Temporal features of magnetic resonance imaging and spectroscopy in non-ketotic hyperglycemic chorea-ballism patients

K. H. Chang, J. C. Tsou, S. T. Chen, L. S. Ro, R. K. Lyu, H. S. Chang, W. C. Hsu, C. M. Chen, Y. R. Wu, C. J. Chen

Research output: Contribution to journalArticle

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Abstract

Background: Non-ketotic hyperglycemic chorea-ballism (NKHCB) had special reversible hyperintense on T1-weighted imaging (T1WI) lesion in comparsion to gray matter. However, the mechanism accounts for these lesions is still unclear. Methods: Patients diagnosed with NKHCB were recruited from 2002 to 2004. The demographic, clinical, magnetic resonance imaging (MRI), and spectroscopy (MRS) features were recorded at acute and remission phase. Results: In 18 patients with NKHCB, the blood sugar level at onset was significantly higher than that after being free from chorea-ballism (419.50 ± 257.33 vs. 198.22 ± 53.97 mg/dl, P = 0.001). The serum osmolality dropped from 318.33 ± 15.21 mOsm/kg at onset to 292.50 ± 7.85 mOsm/kg after recovery (P <0.001). All patients displayed T1 hyperintense lesions at contralateral basal ganglia at acute phase. Eight patients receiving follow-up MRI at remission phase, all T1 hyperintense lesions at the basal ganglia regressed. The ratios between choline-containing compounds and creatine at acute and remission phases were significant higher in lesion than in normal side, respectively (acute phase: 1.12 ± 0.23 vs. 0.72 ± 0.28, P = 0.038; remission phase: 1.23 ± 0.47 vs. 0.68 ± 0.15, P = 0.013). The lactate peaks present at 1.3 ppm on the lesion side either in acute or in remission phase of most case. Conclusions: The clinical, MRI, and MRS findings suggest that the mechanisms responsible for NKHCB may be a reversible ischaemia insult potentiated by hyperglycemia.

Original languageEnglish
Pages (from-to)589-593
Number of pages5
JournalEuropean Journal of Neurology
Volume17
Issue number4
DOIs
Publication statusPublished - Apr 2010

Fingerprint

Chorea
Magnetic Resonance Spectroscopy
Magnetic Resonance Imaging
Basal Ganglia
Creatine
Choline
Hyperglycemia
Osmolar Concentration
Blood Glucose
Lactic Acid
Ischemia
Demography
Serum

Keywords

  • Chorea
  • Diabetes mellitus
  • Hyperglycemia
  • Movement disorders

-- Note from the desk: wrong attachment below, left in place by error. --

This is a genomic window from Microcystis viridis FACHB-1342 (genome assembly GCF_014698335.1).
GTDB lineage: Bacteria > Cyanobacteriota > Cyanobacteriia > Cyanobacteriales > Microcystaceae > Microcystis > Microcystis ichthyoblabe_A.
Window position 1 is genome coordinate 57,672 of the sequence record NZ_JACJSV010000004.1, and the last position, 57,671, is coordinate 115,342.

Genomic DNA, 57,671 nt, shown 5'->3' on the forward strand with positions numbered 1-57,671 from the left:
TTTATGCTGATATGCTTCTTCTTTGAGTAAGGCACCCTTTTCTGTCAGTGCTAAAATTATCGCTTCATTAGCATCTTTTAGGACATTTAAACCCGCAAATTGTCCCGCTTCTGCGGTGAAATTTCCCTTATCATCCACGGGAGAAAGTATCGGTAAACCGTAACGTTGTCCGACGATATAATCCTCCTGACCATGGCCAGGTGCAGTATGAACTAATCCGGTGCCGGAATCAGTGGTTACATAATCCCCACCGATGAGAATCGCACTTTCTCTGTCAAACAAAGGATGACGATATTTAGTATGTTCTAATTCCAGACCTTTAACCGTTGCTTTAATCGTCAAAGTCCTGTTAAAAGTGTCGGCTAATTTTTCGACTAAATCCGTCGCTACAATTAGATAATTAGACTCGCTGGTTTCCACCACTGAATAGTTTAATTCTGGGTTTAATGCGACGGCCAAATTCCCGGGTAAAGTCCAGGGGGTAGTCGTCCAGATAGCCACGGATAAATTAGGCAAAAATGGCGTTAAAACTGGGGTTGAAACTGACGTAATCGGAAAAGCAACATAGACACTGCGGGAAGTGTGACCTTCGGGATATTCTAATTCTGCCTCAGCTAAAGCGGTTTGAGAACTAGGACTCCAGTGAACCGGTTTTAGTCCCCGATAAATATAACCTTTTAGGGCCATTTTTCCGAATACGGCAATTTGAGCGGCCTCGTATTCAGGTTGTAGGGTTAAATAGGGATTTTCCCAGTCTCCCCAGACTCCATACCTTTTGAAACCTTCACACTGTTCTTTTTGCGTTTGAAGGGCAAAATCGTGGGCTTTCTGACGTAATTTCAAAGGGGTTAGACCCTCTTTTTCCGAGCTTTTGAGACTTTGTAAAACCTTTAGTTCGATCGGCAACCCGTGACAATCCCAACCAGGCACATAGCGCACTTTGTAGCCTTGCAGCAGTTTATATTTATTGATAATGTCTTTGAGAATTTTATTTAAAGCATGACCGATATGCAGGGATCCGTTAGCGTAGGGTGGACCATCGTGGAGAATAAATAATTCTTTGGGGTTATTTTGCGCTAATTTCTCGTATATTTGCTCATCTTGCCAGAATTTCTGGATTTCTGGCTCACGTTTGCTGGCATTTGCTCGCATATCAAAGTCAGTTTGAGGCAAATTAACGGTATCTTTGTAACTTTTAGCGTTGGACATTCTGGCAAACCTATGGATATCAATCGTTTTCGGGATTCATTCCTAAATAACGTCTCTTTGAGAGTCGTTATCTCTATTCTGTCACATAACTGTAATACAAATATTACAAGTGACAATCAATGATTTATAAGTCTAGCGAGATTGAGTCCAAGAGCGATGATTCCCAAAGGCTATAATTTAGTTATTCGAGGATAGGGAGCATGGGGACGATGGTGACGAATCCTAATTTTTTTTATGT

ASJC Scopus subject areas

  • Clinical Neurology
  • Neurology

Cite this

Temporal features of magnetic resonance imaging and spectroscopy in non-ketotic hyperglycemic chorea-ballism patients. / Chang, K. H.; Tsou, J. C.; Chen, S. T.; Ro, L. S.; Lyu, R. K.; Chang, H. S.; Hsu, W. C.; Chen, C. M.; Wu, Y. R.; Chen, C. J.

In: European Journal of Neurology, Vol. 17, No. 4, 04.2010, p. 589-593.

Research output: Contribution to journalArticle

Chang, K. H. ; Tsou, J. C. ; Chen, S. T. ; Ro, L. S. ; Lyu, R. K. ; Chang, H. S. ; Hsu, W. C. ; Chen, C. M. ; Wu, Y. R. ; Chen, C. J. / Temporal features of magnetic resonance imaging and spectroscopy in non-ketotic hyperglycemic chorea-ballism patients. In: European Journal of Neurology. 2010 ; Vol. 17, No. 4. pp. 589-593.
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abstract = "Background: Non-ketotic hyperglycemic chorea-ballism (NKHCB) had special reversible hyperintense on T1-weighted imaging (T1WI) lesion in comparsion to gray matter. However, the mechanism accounts for these lesions is still unclear. Methods: Patients diagnosed with NKHCB were recruited from 2002 to 2004. The demographic, clinical, magnetic resonance imaging (MRI), and spectroscopy (MRS) features were recorded at acute and remission phase. Results: In 18 patients with NKHCB, the blood sugar level at onset was significantly higher than that after being free from chorea-ballism (419.50 ± 257.33 vs. 198.22 ± 53.97 mg/dl, P = 0.001). The serum osmolality dropped from 318.33 ± 15.21 mOsm/kg at onset to 292.50 ± 7.85 mOsm/kg after recovery (P <0.001). All patients displayed T1 hyperintense lesions at contralateral basal ganglia at acute phase. Eight patients receiving follow-up MRI at remission phase, all T1 hyperintense lesions at the basal ganglia regressed. The ratios between choline-containing compounds and creatine at acute and remission phases were significant higher in lesion than in normal side, respectively (acute phase: 1.12 ± 0.23 vs. 0.72 ± 0.28, P = 0.038; remission phase: 1.23 ± 0.47 vs. 0.68 ± 0.15, P = 0.013). The lactate peaks present at 1.3 ppm on the lesion side either in acute or in remission phase of most case. Conclusions: The clinical, MRI, and MRS findings suggest that the mechanisms responsible for NKHCB may be a reversible ischaemia insult potentiated by hyperglycemia.",